Don't Flush - President in the Toilet

The President’s approval ratings are in the toilet. Only 34% of Americans think he is doing a good job. It could be worse. The Republicans in Congress weigh in 7% lower than their president. But as bad as all that, even they float 2% above Congressional Democrats. Now is the winter of everyone’s discontent - and it’s still November.

Most people think the country is heading in the wrong direction. Only 27% are optimistic. The only time people were in a sourer mood was back in 1995, when only 24% were happy with the way things were going. Depressing even for an optimist is that most people almost never think the country is headed in the right direction. In fact it only clearly broke 50% during the unusual period of December 2001.

How can this be? With few exceptions everything is better now than it used to be. Why all the angst? There are three interrelated explanations. One is the nature of popular democracy. It goes back to the Athenians, who eventually turned on anybody who stood out too long or too prominently. Then there is "hedonistic adaptation," a fancy way of saying people get used to good things and don't feel happy or grateful for what they’ve got. It is why people who have things too easy too long are often not happy while those who survived tragedies sometimes are. It helps explain the high numbers in December 2001. But those things have been around a long time. What changed?

A recent development is the enhanced success of the negative campaign coupled with unreasonable expectations. We bloggers are part of this. No matter how loyal, true or brave, nobody is perfect and everybody has something in his/her life that is shameful or can be made to look that way. We find it. The ubiquity of the Internet makes it easy to uncover true miscreants and truly makes miscreants of honest people.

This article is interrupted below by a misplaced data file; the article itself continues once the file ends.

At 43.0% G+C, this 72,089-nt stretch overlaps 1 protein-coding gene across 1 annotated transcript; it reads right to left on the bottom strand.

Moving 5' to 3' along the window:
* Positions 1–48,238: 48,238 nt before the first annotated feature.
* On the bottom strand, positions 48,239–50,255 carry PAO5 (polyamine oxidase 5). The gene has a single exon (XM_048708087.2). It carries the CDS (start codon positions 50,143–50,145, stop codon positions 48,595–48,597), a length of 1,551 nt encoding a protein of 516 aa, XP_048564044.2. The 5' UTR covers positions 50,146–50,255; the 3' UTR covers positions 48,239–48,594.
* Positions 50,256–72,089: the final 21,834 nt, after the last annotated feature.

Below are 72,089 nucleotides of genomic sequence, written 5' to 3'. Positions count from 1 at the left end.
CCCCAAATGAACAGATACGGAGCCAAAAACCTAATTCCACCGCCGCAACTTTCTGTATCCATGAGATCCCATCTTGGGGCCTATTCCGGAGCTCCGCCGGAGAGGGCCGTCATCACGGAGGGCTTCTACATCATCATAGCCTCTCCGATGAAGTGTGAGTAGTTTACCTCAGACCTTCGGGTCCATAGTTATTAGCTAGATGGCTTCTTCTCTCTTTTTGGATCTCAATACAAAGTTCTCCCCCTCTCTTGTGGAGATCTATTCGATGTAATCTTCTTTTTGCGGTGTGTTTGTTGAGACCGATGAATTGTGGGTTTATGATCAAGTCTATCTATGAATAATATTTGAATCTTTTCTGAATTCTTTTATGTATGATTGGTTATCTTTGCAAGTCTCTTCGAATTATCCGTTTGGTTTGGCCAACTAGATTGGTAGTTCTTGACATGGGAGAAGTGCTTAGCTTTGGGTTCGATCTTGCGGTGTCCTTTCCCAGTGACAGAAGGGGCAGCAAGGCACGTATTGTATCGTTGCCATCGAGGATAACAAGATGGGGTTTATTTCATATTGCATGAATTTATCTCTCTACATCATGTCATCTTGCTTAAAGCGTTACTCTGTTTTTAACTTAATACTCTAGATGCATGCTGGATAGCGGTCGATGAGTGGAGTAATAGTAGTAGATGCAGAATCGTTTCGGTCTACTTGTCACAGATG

None of the leaders we admire most would be qualified for public service today. Washington would have ended his career at the Monongahela. Franklin makes Bill Clinton look like a Trappist monk. Jefferson had his - shall we say - personal inconsistencies. Lincoln was depressive. Grant was drunk. Theodore Roosevelt was mercurial. His cousin Franklin was often less than truthful.

All of the important advances that make our lives better would engender fear and be shunned as dangerous and dodgy propositions by our precautionary standards. Electricity! Do you really want something like that in your home? It starts fires. It can kill you with a mere touch. And can we prove that it doesn't cause cancer? How about food? If you analyzed the chemical composition of an apple (even an organic one) and had to put that on an ingredients label nobody would eat them.

People's perceptions are not going to improve until they wise up about the world. Detection has improved, but our perceptions have not changed. Imagine if the cops developed a sure fire technology to catch every speeder, every illegal parker or anyone who broke any traffic laws at all. Would we still want to maintain the same rules and penalties? Anyone who drives a car, rides a bike, or even crosses a street on foot would be revealed as a law breaker. Would it mean our standards have dropped? It is time to be realistic. That does not mean low standards, but it does mean not seeking utopia. Improvement are impossible under two sets of standards: lackadaisically low and unreasonably high. It is time to bring back the reasonable man standard before we all do down the toilet.

Posted by Jack at November 27, 2005 10:16 PM